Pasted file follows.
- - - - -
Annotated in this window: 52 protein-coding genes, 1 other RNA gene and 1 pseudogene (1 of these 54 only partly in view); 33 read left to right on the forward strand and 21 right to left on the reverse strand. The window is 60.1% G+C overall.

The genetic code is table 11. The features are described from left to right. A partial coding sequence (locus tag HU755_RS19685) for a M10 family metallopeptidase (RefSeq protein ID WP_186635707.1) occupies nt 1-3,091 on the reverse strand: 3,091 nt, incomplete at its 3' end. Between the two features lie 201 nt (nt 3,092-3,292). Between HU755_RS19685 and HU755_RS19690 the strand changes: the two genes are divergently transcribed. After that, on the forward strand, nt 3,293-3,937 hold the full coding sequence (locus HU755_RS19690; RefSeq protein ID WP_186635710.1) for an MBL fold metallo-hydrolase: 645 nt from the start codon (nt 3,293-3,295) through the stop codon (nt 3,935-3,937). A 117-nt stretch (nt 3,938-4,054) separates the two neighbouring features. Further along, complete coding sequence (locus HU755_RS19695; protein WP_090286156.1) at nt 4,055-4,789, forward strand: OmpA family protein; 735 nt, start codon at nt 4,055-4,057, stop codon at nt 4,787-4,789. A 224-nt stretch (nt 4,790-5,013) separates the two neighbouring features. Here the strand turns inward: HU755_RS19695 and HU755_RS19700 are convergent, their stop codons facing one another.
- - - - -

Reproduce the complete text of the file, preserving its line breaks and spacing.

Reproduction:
Annotated in this window: 52 protein-coding genes, 1 other RNA gene and 1 pseudogene (1 of these 54 only partly in view); 33 read left to right on the forward strand and 21 right to left on the reverse strand. The window is 60.1% G+C overall.

The genetic code is table 11. The features are described from left to right. A partial coding sequence (locus tag HU755_RS19685) for a M10 family metallopeptidase (RefSeq protein ID WP_186635707.1) occupies nt 1-3,091 on the reverse strand: 3,091 nt, incomplete at its 3' end. Between the two features lie 201 nt (nt 3,092-3,292). Between HU755_RS19685 and HU755_RS19690 the strand changes: the two genes are divergently transcribed. After that, on the forward strand, nt 3,293-3,937 hold the full coding sequence (locus HU755_RS19690; RefSeq protein ID WP_186635710.1) for an MBL fold metallo-hydrolase: 645 nt from the start codon (nt 3,293-3,295) through the stop codon (nt 3,935-3,937). A 117-nt stretch (nt 3,938-4,054) separates the two neighbouring features. Further along, complete coding sequence (locus HU755_RS19695; protein WP_090286156.1) at nt 4,055-4,789, forward strand: OmpA family protein; 735 nt, start codon at nt 4,055-4,057, stop codon at nt 4,787-4,789. A 224-nt stretch (nt 4,790-5,013) separates the two neighbouring features. Here the strand turns inward: HU755_RS19695 and HU755_RS19700 are convergent, their stop codons facing one another.